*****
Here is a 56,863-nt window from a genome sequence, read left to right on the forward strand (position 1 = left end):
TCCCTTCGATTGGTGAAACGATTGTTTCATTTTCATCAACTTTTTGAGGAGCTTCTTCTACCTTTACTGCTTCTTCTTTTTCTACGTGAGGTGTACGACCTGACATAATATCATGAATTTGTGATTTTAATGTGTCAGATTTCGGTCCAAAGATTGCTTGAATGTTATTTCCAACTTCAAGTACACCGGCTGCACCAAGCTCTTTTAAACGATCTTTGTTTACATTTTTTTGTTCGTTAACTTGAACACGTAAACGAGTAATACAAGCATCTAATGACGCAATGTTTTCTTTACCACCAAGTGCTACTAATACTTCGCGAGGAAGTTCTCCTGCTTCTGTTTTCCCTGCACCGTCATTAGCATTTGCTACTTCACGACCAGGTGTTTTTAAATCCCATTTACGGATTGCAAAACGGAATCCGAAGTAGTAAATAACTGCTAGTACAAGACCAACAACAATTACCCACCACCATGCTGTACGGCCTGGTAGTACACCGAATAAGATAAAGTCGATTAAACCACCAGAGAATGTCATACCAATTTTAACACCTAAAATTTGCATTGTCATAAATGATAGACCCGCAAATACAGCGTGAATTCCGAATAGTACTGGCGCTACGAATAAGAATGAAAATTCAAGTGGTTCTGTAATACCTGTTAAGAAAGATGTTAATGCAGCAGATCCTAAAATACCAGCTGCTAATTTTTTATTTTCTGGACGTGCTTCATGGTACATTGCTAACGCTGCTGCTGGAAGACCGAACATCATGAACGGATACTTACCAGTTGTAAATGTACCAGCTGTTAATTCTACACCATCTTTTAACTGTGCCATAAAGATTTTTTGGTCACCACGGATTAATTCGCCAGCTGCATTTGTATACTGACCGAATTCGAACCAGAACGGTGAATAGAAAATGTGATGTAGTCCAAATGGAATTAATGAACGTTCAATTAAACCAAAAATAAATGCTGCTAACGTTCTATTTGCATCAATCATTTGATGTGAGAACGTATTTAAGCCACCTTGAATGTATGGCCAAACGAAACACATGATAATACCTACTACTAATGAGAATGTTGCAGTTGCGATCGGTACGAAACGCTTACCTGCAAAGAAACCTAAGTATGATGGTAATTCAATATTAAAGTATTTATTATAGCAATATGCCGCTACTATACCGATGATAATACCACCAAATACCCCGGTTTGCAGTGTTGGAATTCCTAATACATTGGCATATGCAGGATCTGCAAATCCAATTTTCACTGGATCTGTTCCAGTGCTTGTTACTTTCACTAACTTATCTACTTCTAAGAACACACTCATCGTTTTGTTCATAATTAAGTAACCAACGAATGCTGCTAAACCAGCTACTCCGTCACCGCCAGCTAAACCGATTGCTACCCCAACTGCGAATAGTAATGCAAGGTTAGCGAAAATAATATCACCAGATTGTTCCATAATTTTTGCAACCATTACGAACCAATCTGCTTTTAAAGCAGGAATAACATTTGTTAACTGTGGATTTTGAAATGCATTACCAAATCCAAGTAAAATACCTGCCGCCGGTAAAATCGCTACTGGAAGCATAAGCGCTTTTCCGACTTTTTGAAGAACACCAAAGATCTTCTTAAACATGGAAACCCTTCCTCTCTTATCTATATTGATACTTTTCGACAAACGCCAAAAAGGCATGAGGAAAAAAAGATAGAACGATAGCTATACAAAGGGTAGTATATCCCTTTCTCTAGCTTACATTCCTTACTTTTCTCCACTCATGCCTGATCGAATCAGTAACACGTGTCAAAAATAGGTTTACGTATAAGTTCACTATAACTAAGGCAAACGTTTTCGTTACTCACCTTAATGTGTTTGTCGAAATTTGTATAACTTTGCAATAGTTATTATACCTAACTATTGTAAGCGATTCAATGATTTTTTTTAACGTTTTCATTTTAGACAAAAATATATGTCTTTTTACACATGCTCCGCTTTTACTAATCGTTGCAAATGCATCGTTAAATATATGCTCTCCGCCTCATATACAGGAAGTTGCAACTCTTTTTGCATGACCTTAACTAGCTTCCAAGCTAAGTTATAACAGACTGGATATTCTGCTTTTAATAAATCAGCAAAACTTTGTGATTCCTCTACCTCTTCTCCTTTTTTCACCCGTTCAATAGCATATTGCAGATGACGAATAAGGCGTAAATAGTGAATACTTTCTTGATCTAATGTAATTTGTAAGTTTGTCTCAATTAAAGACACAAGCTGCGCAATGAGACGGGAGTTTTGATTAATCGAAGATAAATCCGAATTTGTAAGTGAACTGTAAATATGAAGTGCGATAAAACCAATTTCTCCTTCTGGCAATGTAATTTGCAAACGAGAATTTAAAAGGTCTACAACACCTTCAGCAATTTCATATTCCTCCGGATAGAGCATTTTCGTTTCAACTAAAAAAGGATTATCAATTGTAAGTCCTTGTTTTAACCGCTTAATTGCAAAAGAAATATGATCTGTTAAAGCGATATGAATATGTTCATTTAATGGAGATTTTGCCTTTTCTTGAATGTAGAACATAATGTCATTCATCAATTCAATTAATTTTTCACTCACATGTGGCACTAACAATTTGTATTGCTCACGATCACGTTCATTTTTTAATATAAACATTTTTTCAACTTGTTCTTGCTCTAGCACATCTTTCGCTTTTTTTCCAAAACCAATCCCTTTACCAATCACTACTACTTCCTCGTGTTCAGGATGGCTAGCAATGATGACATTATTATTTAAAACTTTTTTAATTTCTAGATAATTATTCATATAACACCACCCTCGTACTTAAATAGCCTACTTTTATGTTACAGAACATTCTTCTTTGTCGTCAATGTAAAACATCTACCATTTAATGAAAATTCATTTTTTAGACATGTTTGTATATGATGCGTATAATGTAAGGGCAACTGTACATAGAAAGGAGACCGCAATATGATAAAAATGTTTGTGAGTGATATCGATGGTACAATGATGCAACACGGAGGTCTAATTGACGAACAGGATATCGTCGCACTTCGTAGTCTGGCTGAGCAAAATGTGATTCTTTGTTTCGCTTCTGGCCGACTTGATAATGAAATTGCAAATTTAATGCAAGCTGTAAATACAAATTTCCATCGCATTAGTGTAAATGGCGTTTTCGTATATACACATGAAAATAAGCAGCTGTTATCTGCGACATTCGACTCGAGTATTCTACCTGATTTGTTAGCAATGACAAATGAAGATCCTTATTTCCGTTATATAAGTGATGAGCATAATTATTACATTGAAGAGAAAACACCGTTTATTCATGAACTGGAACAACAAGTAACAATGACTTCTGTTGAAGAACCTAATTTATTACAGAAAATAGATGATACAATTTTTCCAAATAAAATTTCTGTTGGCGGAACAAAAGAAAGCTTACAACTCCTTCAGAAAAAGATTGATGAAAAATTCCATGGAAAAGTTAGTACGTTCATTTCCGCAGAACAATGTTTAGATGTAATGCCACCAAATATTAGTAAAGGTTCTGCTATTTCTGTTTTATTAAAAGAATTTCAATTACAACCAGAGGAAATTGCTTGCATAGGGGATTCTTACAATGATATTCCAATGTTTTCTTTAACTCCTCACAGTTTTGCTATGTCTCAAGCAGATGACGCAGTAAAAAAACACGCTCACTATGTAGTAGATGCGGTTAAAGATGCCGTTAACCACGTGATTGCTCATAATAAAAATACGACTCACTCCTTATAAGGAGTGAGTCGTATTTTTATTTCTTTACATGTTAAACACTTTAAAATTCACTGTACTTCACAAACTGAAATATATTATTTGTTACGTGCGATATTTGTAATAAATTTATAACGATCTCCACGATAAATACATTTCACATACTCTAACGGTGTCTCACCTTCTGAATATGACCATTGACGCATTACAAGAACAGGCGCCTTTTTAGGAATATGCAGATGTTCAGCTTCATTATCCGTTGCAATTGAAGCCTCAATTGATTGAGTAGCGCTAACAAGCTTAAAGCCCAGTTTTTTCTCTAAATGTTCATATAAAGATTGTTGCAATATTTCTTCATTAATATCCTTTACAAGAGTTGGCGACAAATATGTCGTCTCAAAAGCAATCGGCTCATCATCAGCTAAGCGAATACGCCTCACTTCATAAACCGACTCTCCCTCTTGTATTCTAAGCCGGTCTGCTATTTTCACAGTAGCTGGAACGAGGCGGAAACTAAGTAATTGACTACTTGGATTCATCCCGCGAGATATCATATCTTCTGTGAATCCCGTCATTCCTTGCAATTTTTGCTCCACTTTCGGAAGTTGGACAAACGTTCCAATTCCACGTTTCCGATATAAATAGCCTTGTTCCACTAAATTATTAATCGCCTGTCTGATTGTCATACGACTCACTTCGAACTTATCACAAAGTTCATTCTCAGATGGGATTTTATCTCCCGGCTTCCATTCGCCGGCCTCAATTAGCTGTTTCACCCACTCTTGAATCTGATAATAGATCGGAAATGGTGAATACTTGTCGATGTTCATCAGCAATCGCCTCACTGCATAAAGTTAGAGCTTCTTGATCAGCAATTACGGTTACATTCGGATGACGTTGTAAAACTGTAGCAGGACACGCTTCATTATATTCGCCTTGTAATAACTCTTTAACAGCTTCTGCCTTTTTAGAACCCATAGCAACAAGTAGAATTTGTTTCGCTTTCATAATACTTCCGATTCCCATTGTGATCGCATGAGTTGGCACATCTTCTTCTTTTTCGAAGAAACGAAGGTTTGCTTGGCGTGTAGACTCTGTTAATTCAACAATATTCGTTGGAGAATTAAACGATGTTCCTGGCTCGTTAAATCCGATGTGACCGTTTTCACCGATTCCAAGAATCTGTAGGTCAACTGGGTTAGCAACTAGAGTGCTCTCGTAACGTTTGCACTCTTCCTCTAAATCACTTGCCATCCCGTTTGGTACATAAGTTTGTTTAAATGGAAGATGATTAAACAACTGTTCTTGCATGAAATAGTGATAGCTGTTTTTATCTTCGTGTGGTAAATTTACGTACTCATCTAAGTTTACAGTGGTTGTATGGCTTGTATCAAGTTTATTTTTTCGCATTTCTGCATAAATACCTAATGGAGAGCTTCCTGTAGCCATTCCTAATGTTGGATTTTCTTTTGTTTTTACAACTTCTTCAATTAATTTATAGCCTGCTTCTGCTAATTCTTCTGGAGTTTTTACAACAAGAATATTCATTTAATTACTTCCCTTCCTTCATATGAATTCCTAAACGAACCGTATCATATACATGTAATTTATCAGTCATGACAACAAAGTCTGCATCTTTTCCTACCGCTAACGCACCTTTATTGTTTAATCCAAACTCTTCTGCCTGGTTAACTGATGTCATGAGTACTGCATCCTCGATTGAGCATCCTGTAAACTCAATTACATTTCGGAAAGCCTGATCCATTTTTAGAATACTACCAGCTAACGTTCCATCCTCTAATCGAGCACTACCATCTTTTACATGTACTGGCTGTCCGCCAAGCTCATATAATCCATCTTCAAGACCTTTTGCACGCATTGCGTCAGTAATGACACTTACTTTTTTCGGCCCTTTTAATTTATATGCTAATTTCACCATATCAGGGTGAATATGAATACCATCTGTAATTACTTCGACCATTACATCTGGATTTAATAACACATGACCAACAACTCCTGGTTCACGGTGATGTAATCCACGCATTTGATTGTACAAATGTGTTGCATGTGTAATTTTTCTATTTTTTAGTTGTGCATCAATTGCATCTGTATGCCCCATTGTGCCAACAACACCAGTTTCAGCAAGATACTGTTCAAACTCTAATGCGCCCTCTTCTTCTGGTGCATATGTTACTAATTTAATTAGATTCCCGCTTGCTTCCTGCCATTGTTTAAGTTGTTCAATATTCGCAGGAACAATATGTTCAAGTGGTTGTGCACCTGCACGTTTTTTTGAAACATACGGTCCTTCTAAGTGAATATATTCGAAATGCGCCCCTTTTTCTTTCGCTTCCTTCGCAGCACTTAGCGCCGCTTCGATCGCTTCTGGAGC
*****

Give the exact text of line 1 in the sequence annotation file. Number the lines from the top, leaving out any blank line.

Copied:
Here is a 56,863-nt window from a genome sequence, read left to right on the forward strand (position 1 = left end):